Rep. John Shimkus (R-IL), chair of the House Energy and Commerce Committee’s Environment and the Economy Subcommittee told Bloomberg BNA that legislators are still trying to reach a “middle ground” on state preemption. This month, environmentalists have raised new concerns with the legislation, with the Waterkeeper Alliance opposing to the so-called “Monsanto provision,” flagged in February by the New York Times, and the Natural Resources Defense Council criticizing the legislation’s high standard for the Environmental Protection Agency (EPA) to regulate chemicals in imports, including articles, through Significant New Use Rules (SNURs). Vermont’s Congressional delegation has also written to reconciliation leaders, arguing for the importance of TSCA reform from the perspective of a state currently grappling with reports of drinking and surface water contaminated with perfluorooctanoic acid (PFOA). Their letter [PDF] calls for preserving state authorities and supports letters previously submitted by EPA Administrator Gina McCarthy and state Attorneys General.

Although lawmakers from both parties have insisted that negotiations are not to be held to any timeline, the number of weeks left on the legislative calendar is dwindling rapidly.

EPA and others weigh in on TSCA reform, but no reconciliation in sight.

Although both chambers of Congress approved legislation in 2015 to modernize the Toxic Substances Control Act (TSCA), there has been little proof of progress towards reconciling the two bills, while stakeholders, including the United States Environmental Protection Agency (EPA), have been active in providing feedback and recommendations to legislators. However, Senator James Inhofe (R-OK), Chairman of the Senate Environment and Public Works Committee, recently told Bloomberg BNA that an agreement on merging the bills could happen before the next Congressional recess.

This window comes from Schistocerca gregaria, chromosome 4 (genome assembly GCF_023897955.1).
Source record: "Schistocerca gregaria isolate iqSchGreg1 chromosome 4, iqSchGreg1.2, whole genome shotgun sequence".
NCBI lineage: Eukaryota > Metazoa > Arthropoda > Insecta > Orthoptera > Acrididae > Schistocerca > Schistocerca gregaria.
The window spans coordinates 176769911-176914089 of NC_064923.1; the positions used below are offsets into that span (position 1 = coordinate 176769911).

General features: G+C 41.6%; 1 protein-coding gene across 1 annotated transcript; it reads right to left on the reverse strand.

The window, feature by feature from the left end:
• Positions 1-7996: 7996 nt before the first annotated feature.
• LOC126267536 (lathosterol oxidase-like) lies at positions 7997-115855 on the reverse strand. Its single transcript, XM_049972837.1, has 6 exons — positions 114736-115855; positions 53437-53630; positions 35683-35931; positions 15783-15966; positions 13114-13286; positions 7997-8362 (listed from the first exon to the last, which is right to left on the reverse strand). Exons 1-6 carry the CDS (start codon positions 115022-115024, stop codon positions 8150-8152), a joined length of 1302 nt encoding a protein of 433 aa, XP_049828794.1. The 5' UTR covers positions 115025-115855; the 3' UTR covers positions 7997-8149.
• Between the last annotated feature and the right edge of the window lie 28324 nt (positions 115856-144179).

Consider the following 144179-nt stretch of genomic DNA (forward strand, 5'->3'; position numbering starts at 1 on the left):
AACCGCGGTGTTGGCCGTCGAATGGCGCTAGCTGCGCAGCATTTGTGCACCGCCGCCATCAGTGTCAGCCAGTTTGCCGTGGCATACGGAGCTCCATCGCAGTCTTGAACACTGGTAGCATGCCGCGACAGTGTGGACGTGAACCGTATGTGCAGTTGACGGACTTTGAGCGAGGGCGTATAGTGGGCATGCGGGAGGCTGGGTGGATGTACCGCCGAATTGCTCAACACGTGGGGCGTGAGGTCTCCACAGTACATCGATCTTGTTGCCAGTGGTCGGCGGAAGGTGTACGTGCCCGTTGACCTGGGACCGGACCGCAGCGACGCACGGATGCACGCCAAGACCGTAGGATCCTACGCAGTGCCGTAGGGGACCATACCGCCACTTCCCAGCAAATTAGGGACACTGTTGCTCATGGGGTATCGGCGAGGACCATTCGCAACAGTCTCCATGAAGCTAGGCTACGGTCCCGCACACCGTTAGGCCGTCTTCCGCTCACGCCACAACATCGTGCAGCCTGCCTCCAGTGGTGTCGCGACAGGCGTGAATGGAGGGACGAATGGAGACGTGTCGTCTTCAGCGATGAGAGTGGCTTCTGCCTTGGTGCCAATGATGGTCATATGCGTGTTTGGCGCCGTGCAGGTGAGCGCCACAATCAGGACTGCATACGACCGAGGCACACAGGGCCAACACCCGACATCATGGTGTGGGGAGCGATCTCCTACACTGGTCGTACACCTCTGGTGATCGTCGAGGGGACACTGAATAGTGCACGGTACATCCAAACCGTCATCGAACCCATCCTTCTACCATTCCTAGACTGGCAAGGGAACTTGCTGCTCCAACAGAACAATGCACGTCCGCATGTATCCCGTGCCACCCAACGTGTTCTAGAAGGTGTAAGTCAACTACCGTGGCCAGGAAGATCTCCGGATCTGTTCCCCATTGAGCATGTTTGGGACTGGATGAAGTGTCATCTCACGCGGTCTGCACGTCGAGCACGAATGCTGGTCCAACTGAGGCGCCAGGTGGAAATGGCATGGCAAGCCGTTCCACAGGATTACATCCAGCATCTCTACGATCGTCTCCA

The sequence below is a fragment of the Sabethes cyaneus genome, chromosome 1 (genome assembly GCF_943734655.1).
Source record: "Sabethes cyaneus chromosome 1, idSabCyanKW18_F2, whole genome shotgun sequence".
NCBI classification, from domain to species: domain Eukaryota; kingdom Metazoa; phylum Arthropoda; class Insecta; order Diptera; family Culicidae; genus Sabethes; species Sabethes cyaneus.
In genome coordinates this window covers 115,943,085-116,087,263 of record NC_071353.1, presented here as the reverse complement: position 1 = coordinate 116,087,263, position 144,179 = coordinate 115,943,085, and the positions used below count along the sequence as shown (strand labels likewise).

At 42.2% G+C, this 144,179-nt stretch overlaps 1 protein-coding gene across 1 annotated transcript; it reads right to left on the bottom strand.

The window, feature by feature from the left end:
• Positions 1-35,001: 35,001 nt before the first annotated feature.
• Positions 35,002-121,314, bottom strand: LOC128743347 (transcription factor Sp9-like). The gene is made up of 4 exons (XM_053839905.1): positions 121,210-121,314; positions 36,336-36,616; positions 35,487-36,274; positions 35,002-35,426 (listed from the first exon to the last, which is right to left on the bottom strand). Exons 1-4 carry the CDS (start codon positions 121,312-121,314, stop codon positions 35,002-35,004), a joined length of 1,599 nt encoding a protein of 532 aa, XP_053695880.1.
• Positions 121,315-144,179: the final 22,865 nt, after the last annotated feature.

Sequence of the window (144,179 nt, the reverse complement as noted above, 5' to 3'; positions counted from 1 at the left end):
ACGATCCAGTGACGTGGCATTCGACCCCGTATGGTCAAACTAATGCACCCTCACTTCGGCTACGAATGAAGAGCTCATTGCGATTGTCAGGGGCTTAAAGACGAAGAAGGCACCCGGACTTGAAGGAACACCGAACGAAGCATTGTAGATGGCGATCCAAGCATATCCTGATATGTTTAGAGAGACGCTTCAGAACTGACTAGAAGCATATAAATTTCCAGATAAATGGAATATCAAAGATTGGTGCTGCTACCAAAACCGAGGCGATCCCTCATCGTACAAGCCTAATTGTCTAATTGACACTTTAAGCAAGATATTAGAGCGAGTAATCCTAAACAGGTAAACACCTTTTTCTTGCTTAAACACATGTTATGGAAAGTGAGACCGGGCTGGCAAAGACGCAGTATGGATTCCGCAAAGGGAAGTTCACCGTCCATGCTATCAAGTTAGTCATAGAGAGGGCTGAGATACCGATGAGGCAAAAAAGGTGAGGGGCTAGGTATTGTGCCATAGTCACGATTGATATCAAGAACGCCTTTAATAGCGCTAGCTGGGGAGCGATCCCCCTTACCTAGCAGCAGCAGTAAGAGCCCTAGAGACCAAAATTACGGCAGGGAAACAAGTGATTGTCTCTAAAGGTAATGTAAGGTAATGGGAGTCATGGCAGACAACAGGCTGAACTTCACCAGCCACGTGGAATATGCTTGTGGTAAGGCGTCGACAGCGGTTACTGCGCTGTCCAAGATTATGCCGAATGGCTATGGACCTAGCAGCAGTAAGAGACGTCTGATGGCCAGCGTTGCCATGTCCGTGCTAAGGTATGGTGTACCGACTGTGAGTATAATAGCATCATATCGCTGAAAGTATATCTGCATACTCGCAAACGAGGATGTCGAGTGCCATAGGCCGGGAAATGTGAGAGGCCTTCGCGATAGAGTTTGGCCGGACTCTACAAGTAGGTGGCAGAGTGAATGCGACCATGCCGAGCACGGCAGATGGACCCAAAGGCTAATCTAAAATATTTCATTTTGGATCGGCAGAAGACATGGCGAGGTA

Overall, the EPA prefers the Senate version of legislation to update TSCA, according to a letter [PDF] sent earlier this year to Congressional leaders. EPA Administrator Gina McCarthy provided the Agency’s most comprehensive comments to date on the TSCA modernization bills passed by both houses of Congress in a letter dated January 20, 2016 but not made public until the beginning of March. The letter stops short of expressly recommending that the Senate bill be adopted as the framework for final legislation, but voices the EPA’s preference for various aspects of the Senate version while also approving certain provisions found in both bills. The EPA’s comments are based on the Administration’s previously discussed principles for TSCA reform, and were submitted to help negotiators reconcile the two bills, emphasizing that “[t]he lack of a workable safety standard, deadlines to review and act on existing chemicals, and a consistent source of funding are all fundamental flaws in TSCA that should be addressed.”

In particular, the EPA expressed support for the following aspects of the Senate bill:

  • Deadlines for chemical assessments and a requirement to repopulate the high-priority list until all chemicals on the TSCA Inventory have been evaluated;
  • Considerations EPA must assess in choosing a risk management measure, including costs and benefits of alternative ways to achieve the safety standard, based on reasonably available information;
  • Prioritizing chemicals for review based on manufacturer requests, subject to a cap on the number of manufacturer-initiated evaluations and funding from requestors;
  • Authorizing fee collection for the cost of reviewing confidential business information (CBI) claims, section 5 notices, prioritization decisions, safety assessments, and rulemakings;
  • Regulatory flexibility under a new section 6(d), providing “catch-all” regulatory authorities;
  • Affirmative safety determinations for new chemicals;
  • Strengthened civil and criminal enforcement authorities; and
  • Clarifying the types of state laws that are intended to be protected from federal preemption.

However, the EPA also wrote that it “strongly prefers the House bill” on the matter of implementation, because the Senate version’s deadlines and procedural requirements “may unnecessarily slow progress on more substantive issues, limit the EPA’s flexibility to allocate resources appropriately, and lead to burdensome litigation.” The letter also identifies some areas where both bills need improvement, or where the Senate version was not singled out as preferable, such as new use notification requirements for chemicals in articles.

The Hill reported that, after receiving the letter and incorporating suggestions from it, leaders of the House Energy and Commerce Committee Fred Upton (R-MI) and Frank Pallone Jr. (D-NJ) “sent an offer to the Senate …as the first formal step in negotiating toward a bill.” This offer addressed EPA’s main concerns by, for example, capping the number of industry-initiated risk evaluations, increasing funding for the program, and providing for safety determinations for new chemicals. The offer was reportedly made at the end of February but there have not been any public reports on whether the Senate responded or whether any other progress has been made since early March.